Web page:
In lieu of an abstract, here is a brief excerpt of the content: -/-  JOURNAL OF THE HISTORY OF PHILOSOPHY 23:1 JANUARY 198 5 Book Reviews Kenneth Dorter. Plato's 'Phaedo': An Interpretation. Toronto: University of Toronto Press, 1982. Pp. xi + 233. $28.50. Kenneth Dorter of the University of Guelph has given us a useful and unusual study of the Phaedo, which will attract the interest of a variety of Plato's readers. He provides the careful studies of (...) the dialogue's arguments for immortality to be expected in a sound commentary, paying close attention to the text as well as to recent scholarship, and displaying a good sense of argument. What gives the book additional interest, however, are its features as an interpretation of the Phaedo. Two stand out. First, Dorter wishes to give full weight not only to the logic of the arguments but also to the dramatic details of Plato's writing, believing these to be important in disclosing Plato's intentions. Secondly, he reads the Phaedo in light of a more general understanding of Plato's philosophy, especially the nature of the soul in its cosmic as well as individual aspects. Much of this is set out in a final speculative chapter, where Dorter seeks to make intelligible Plato's developing conception of soul by means of such notions as energy and poles of consciousness. Not every reader will be persuaded; but Dorter is to be commended for an attempt to move the discussion beyond the Phaedo and Plato's own vocabulary. The study gains its coherence from Dorter's belief that Plato's view of soul cannot support the ostensible aim of the dialogue, to provide reassurance of personal immortality. Although he has no doubt that for the Platonic Socrates there is "a meaningful sense in which we may be called immortal" (94, cf. 159), Dorter's analysis must be stretched to provide that sense. In part this is a result of his assessment of the arguments. The first, from reciprocity in nature, can at most show that, given the eternal nature of the world, soul and corporeality in general must continue to exist. The argument from recollection can point only to a non-empirical element in our knowledge ; that from the soul's kinship with the divine is best seen as an analogy developed to awaken within us a sense of eternity. The final argument, though containing fallacies (157), will support the conclusion that immortal soul is imperishable as long as soul is regarded as motive force in the universe, in the first argument's sense. In none of these discussions, then, can Plato's reasoning yield up personal survival. But there is another part to Dorter's case, underlying this conclusion. For Plato the individual human being is a composite of soul and body; so even if Plato were to prove the immortality of the soul he could never establish personal survival (63-64). It is not surprising then that Dorter is left with a doctrine of immortality either reduced to a "discovery of eternity within ourselves" (77), or else dissolved into a principle of enduring cosmic energy. So in neither case does it seem meaningful for Plato to say that we are immortal: the eternal which we sense is no more us than it is anything else. Although it is of course possible that Plato did not intend this consequence of his arguments, Dorter thinks otherwise. In support he invokes literary features of the dialogue to argue that Plato operates on one level for the less sophisticated (who wish to be persuaded of personal survival) and on another for the philosophically reflective reader. Dorter treats the textual evidence for this claim with an appropriate modesty, and tries to justify Plato's apparent duplicity as an attempt to convince the weak by a 'noble lie' (95-97). Nevertheless this leads Dorter to mix together too quickly for this reader popular religion, myth, and metaphor. To the fact that Plato does not espouse the language of popular religion literally, Dorter adds his own view of myth as an imaginative appeal to emotion that can be translated without loss into rational discourse (7, 165, a95). So the accounts of the afterlife at 8oc-84 b... (shrink)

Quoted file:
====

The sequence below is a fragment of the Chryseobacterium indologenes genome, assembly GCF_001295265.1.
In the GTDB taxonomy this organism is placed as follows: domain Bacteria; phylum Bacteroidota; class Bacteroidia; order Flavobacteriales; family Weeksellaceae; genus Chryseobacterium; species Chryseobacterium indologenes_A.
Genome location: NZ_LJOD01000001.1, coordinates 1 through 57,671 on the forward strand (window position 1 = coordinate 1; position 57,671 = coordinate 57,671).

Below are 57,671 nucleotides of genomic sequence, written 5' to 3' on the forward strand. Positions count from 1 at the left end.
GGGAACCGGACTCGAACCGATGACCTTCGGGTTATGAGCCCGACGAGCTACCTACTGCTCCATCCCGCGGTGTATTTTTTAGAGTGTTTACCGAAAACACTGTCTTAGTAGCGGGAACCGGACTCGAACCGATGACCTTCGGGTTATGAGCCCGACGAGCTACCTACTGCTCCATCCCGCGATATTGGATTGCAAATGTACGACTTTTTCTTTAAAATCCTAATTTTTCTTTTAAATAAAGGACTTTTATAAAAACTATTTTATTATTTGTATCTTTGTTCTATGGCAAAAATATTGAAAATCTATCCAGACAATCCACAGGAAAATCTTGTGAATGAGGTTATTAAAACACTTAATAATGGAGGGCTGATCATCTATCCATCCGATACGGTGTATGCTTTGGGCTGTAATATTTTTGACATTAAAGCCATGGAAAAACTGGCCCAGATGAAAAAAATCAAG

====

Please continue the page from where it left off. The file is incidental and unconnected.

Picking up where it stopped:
In this paper, I propose two theses, and then examine what the consequences of those theses are for discussions of reduction and emergence. The first thesis is that what have traditionally been seen as robust, reductions of one theory or one branch of science by another more fundamental one are a largely a myth. Although there are such reductions in the physical sciences, they are quite rare, and depend on special requirements. In the biological sciences, these prima facie sweeping reductions (...) fade away, like the body of the famous Cheshire cat, leaving only a smile.... The second thesis is that the "smiles" are fragmentary patchy explanations, and though patchy and fragmentary, they are very important, potentially Nobel-prize winning advances. To get the best grasp of these "smiles," I want to argue that, we need to return to the roots of discussions and analyses of scientific explanation more generally, and not focus mainly on reduction models, though three conditions based on earlier reduction models are retained in the present analysis. I briefly review the scientific explanation literature as it relates to reduction, and then offer my account of explanation. The account of scientific explanation I present is one I have discussed before, but in this paper I try to simplify it, and characterize it as involving field elements and a preferred causal model system abbreviated as FE and PCMS. In an important sense, this FE and PCMS analysis locates an "explanation" in a typical scientific research article. This FE and PCMS account is illustrated using a recent set of neurogenetic papers on two kinds of worm foraging behaviors: solitary and social feeding. One of the preferred model systems from a 2002 Nature article in this set is used to exemplify the FE and PCMS analysis, which is shown to have both reductive and nonreductive aspects. The paper closes with a brief discussion of how this FE and PCMS approach differs from and is congruent with Bickle's "ruthless reductionism" and the recently revived mechanistic philosophy of science of Machamer, Darden, and Craver. (shrink)